“When (Choi) was able to carve out enough time to return to school, she took all of those same classes at Tidewater … and received excellent grades for all of them,” Gibson said in court documents.
She was accepted to Cornell in 2012 and appeared to be on track to graduate with an Ivy League degree. Then things came grinding to a halt.
Accused of cheating
In the spring of 2013, Choi was accused of allowing a fellow student to cheat off her exam in a chemistry class, according to court documents. (Gibson did not make Choi available for an interview, but in court records says she denied the allegation.)
The campus judicial system found Choi guilty. She was given a zero on the exam.
When Choi appealed the cheating accusation, the College of Arts and Sciences at Cornell began to investigate statements Choi made during the proceedings, according to a memorandum submitted by Cornell lawyer Nelson Roth.
When reviewing Choi’s past, Dean Boor found that the high school transcript she included with her application to CALS differed from the one she submitted to the College of Human Ecology.
The signatures and fonts on the two transcripts were different, although they were purportedly signed by the same person on the same date, according to Boor’s affidavit and Roth’s memorandum.
“In addition, the grades recorded for at least two of the courses differ on the two transcripts,” Boor said.
Through the National Student Clearinghouse, which verifies degrees and enrollment, Boor and university officials discovered Choi’s missing Glendale transcript, according to Boor’s affidavit.
There were other anomalies on Choi’s application besides the omitted Glendale transcript which CALS did not investigate, Roth noted in his memorandum.
These anomalies were not made public through the court documents, so the amount or severity of Choi’s other application issues is unknown.
‘Retroactively rescinded grants’
On Jan. 29, 2014, Thomas C. Keane, director of Financial Aid for Scholarships and Policy Analysis, sent Choi a letter that said she had “misappropriated university funds,” according to court documents.
As a result, Keane wrote, the office would rescind all the grant money Choi received from Cornell.
For the three semesters Choi attended Cornell, she received $67,805.50 in grant money, including federal monies. She was told to pay it back immediately.
“A hold has also been placed on your transcripts until the balance is paid,” Keane wrote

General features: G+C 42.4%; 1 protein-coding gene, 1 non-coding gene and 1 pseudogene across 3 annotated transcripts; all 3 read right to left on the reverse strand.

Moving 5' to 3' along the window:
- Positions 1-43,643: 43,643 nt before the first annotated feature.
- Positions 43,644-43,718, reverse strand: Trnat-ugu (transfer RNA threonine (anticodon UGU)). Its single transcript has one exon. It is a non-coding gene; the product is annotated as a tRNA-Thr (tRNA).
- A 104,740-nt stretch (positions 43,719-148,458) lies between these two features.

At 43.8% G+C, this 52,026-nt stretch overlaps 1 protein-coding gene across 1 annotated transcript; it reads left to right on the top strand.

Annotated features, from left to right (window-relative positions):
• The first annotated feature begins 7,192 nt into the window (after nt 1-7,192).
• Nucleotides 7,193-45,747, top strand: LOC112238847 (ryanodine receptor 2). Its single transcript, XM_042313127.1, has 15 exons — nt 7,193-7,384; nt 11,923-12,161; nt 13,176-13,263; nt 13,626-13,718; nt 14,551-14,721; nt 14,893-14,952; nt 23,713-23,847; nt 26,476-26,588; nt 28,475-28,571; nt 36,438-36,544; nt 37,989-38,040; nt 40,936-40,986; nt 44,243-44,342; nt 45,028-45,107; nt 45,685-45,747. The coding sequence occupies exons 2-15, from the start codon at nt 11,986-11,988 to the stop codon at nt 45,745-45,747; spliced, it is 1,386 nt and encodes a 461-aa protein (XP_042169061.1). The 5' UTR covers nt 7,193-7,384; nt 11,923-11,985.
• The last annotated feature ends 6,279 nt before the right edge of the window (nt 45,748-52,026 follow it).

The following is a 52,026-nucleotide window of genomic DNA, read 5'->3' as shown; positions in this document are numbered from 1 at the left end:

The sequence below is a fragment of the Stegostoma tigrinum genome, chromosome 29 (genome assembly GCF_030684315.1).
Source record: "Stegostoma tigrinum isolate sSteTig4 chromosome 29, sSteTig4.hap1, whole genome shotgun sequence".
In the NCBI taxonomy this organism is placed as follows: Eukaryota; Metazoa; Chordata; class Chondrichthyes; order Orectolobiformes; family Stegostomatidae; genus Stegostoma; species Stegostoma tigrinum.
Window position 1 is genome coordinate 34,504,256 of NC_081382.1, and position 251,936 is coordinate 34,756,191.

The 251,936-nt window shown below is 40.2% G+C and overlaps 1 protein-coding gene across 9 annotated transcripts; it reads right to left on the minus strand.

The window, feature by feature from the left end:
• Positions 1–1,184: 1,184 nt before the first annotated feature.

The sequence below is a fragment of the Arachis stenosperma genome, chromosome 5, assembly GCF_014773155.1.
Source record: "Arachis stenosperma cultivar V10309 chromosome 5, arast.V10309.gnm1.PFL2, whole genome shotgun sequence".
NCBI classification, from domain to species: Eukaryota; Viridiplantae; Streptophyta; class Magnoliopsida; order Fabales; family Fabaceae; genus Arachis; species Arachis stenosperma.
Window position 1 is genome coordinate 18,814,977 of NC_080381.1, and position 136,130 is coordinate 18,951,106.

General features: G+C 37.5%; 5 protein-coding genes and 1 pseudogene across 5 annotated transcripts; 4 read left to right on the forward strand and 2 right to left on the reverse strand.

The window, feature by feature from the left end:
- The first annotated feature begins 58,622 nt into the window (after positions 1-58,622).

On February 17, Keane sent another letter informing Choi that internal “collection costs” would be added to Choi’s bill. These collection costs added over $13,000 to Choi’s debt, bringing her bill to $81,391.60.
Only once she does pay this balance would she receive her transcripts, but with negative remarks about her involuntary withdrawal, according to Gibson.
A student, or not?
One of the many issues debated extensively in court documents is if Choi should be considered a student.
It’s not in dispute that Choi was enrolled as a student and had been for three semesters.
But when Choi was forced out of Cornell, administrators said that she could not appeal through the campus judicial system.
Because Choi was wrongfully accepted, Cornell’s Judicial Administrator Mary Beth Grant says in court documents, she never really was a student.
“I believe this situation is outside the judicial system, though, because it seems like there was a determination that your clients never should have been students,” Grant said in court documents.
“If they were never students they would not be subjected to a disciplinary system that does not apply to non-students.”
Choi’s attorney says in court records that this line of reasons is ridiculous.
“While it may be appropriate that an accepted student, not yet enrolled in Cornell, might not be afforded the protections of the Campus Code … the same cannot be said of students in their third semester at the College,” Gibson said in court documents.
“At this point, a contract has been entered into, and consideration given and received, and any reasonable person would assume that to be involuntarily dismissed from the school and dishonored on their transcripts … they would have to be afforded the protections guaranteed to all students in the Campus Code.”